With every heart beat the left ventricle first relaxes to fill with blood, and then contracts to pump the blood out to the rest of the body.

The relaxation phase is called 'diastole'. Sometimes the left ventricle is stiff and doesn't relax enough. This is called diastolic dysfunction, and if it's bad enough to cause symptoms, it's known as diastolic heart failure ( or heart failure with preserved ejection fraction).

The contraction phase is called 'systole'. The left ventricle normally pushes out 50-65% of its contents each heartbeat ( i.e. a normal Ejection Fraction of 50-65%). If it's less than this it's called systolic dysfunction. This is measured normally by the EF and sometimes characterised more broadly as mild / moderate / severe.

Heart failure is also graded by symptoms, known as the New York Heart Failure classes, ranging from Class I ( no symptoms) to Class IV. Treatment aims to improve function, prognosis and symptoms, and does this very well!

As Andrew says, blood pressure readings record the BP during the 2 phases, systolic and diastolic.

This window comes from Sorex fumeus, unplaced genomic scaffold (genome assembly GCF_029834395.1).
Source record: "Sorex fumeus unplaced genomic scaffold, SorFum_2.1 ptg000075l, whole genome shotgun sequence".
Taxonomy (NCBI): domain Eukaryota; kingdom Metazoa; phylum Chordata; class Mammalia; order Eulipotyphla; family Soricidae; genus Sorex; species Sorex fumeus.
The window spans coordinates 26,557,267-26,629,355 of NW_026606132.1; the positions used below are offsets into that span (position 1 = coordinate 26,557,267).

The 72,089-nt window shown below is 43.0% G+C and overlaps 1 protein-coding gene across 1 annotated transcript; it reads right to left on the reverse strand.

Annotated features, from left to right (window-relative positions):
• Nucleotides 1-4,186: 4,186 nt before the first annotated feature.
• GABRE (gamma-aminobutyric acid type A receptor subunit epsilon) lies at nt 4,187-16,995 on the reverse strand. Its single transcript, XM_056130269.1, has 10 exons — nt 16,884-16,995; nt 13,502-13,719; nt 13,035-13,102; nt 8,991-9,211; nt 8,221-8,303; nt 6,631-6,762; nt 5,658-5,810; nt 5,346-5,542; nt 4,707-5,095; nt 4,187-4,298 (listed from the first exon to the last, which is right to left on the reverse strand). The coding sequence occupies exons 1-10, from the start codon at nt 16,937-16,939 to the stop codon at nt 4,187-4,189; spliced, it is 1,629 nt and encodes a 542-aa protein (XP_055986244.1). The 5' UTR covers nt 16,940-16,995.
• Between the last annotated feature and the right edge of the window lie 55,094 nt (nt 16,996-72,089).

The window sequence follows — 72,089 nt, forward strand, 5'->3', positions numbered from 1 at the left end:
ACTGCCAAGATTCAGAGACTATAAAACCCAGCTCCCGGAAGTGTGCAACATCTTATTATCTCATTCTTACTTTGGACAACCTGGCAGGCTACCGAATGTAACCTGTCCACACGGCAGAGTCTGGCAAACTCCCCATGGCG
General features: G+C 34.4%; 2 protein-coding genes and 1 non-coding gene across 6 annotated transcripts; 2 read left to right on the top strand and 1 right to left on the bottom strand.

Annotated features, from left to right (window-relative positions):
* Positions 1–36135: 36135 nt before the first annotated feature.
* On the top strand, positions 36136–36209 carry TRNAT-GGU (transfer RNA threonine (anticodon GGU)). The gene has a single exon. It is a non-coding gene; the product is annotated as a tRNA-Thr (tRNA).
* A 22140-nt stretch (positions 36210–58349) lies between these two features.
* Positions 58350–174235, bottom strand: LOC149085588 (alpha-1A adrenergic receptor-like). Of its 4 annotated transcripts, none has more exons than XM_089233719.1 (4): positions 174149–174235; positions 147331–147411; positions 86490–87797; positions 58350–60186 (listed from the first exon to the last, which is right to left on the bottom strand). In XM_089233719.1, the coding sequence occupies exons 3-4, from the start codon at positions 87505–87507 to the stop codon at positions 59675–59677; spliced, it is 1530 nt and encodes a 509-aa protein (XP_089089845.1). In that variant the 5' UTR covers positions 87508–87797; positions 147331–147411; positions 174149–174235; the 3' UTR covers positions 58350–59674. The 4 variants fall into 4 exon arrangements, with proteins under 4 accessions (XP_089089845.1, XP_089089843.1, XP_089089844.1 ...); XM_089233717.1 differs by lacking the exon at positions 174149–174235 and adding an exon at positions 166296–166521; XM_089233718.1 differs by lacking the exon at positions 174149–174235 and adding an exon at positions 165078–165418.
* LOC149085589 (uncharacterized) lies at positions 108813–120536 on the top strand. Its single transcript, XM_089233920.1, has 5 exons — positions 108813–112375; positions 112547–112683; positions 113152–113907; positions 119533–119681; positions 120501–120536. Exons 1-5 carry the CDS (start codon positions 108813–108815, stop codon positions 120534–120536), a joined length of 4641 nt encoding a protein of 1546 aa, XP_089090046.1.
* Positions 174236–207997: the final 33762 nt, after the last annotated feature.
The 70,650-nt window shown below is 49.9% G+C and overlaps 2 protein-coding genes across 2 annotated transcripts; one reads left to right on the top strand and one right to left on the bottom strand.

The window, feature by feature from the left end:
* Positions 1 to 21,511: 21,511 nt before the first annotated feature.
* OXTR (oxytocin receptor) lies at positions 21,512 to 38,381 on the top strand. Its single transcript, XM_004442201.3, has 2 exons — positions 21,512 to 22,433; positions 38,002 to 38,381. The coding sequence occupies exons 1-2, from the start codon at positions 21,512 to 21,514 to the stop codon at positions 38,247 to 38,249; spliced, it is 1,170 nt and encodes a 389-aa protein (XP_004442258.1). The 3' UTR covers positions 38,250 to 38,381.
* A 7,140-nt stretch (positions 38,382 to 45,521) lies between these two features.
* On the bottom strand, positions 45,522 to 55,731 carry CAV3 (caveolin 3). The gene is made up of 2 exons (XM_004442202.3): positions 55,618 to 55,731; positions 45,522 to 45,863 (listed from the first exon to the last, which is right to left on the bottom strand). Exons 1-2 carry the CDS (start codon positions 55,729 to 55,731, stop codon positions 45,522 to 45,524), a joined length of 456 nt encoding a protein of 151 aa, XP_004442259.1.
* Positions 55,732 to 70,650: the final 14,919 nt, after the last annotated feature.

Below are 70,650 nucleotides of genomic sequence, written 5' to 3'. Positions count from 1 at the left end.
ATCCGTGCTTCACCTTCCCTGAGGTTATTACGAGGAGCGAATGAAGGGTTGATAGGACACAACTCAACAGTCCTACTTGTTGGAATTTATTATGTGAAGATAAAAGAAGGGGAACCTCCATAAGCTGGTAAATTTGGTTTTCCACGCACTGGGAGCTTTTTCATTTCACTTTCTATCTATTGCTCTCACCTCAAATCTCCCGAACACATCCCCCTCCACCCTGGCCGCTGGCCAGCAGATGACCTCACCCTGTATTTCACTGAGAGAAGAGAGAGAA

Hope this makes it a bit clearer!

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Thank you, this it very informative. Its my husbands echo report which I'm trying to make sense of. He does have HF & his EF was 30 a couple of years ago down from 35 in 2012 when he had his ICD fitted. His cardiologist won't give him another echo, which I find a bit odd seeing as the last one showed a small reduction! Additionally, his BP was frequently in the low 80s over low 50s they've reduced one of his tablets & his BP is now usually low 100s over low 70s, so definitely an improvement.

Any ideas what "Apical septum, apical cap & apical lateral walls appeared akinetic & aneurysmal. Lateral inferior & anterior walls appear hypokinesia" means?

Thank you for your help.